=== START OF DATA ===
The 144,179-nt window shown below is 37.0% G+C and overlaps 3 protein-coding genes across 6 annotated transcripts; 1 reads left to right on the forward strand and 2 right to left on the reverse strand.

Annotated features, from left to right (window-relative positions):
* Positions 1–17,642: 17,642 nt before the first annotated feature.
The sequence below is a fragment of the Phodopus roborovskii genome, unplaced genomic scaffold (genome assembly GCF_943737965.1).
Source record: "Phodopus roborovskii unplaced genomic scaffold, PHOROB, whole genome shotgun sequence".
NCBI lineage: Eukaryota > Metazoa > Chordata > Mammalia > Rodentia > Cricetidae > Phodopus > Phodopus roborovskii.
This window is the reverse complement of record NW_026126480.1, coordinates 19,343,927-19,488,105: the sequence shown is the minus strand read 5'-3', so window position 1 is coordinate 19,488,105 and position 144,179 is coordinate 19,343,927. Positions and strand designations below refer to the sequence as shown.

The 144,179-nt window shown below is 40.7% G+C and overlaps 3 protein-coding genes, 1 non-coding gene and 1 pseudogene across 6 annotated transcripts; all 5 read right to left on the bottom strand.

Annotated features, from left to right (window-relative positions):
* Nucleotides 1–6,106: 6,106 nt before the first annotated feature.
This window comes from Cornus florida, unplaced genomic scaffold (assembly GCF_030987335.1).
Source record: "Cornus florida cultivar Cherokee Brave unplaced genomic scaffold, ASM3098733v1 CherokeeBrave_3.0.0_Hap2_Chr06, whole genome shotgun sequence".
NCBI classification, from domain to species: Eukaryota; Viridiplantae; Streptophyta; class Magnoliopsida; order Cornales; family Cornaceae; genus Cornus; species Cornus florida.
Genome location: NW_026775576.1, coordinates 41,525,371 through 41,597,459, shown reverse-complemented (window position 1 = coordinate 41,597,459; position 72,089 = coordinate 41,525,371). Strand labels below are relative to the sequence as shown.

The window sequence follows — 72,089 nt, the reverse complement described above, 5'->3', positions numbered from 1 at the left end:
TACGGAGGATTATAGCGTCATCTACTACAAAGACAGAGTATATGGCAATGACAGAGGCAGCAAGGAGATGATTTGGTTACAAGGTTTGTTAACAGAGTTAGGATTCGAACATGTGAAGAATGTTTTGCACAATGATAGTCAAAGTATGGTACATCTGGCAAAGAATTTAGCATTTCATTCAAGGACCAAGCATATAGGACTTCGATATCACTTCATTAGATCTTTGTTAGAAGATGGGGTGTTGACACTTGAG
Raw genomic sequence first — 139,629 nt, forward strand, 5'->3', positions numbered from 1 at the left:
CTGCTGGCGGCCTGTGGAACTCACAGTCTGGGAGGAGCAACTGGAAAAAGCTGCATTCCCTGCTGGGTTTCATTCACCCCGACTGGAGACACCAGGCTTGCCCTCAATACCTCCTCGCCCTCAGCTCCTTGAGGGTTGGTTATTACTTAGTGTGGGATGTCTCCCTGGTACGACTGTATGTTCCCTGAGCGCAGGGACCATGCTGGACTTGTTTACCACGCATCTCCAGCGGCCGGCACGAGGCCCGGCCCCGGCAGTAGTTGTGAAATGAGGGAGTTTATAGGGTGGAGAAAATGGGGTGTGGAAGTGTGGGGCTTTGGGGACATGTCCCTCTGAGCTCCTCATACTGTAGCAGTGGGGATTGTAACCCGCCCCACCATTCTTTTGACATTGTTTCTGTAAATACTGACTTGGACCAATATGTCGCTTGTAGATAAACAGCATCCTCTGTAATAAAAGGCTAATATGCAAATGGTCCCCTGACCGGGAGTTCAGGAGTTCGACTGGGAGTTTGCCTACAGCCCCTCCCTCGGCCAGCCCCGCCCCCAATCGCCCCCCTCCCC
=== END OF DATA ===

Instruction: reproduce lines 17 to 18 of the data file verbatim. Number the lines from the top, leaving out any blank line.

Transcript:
Raw genomic sequence first — 139,629 nt, forward strand, 5'->3', positions numbered from 1 at the left:
CTGCTGGCGGCCTGTGGAACTCACAGTCTGGGAGGAGCAACTGGAAAAAGCTGCATTCCCTGCTGGGTTTCATTCACCCCGACTGGAGACACCAGGCTTGCCCTCAATACCTCCTCGCCCTCAGCTCCTTGAGGGTTGGTTATTACTTAGTGTGGGATGTCTCCCTGGTACGACTGTATGTTCCCTGAGCGCAGGGACCATGCTGGACTTGTTTACCACGCATCTCCAGCGGCCGGCACGAGGCCCGGCCCCGGCAGTAGTTGTGAAATGAGGGAGTTTATAGGGTGGAGAAAATGGGGTGTGGAAGTGTGGGGCTTTGGGGACATGTCCCTCTGAGCTCCTCATACTGTAGCAGTGGGGATTGTAACCCGCCCCACCATTCTTTTGACATTGTTTCTGTAAATACTGACTTGGACCAATATGTCGCTTGTAGATAAACAGCATCCTCTGTAATAAAAGGCTAATATGCAAATGGTCCCCTGACCGGGAGTTCAGGAGTTCGACTGGGAGTTTGCCTACAGCCCCTCCCTCGGCCAGCCCCGCCCCCAATCGCCCCCCTCCCC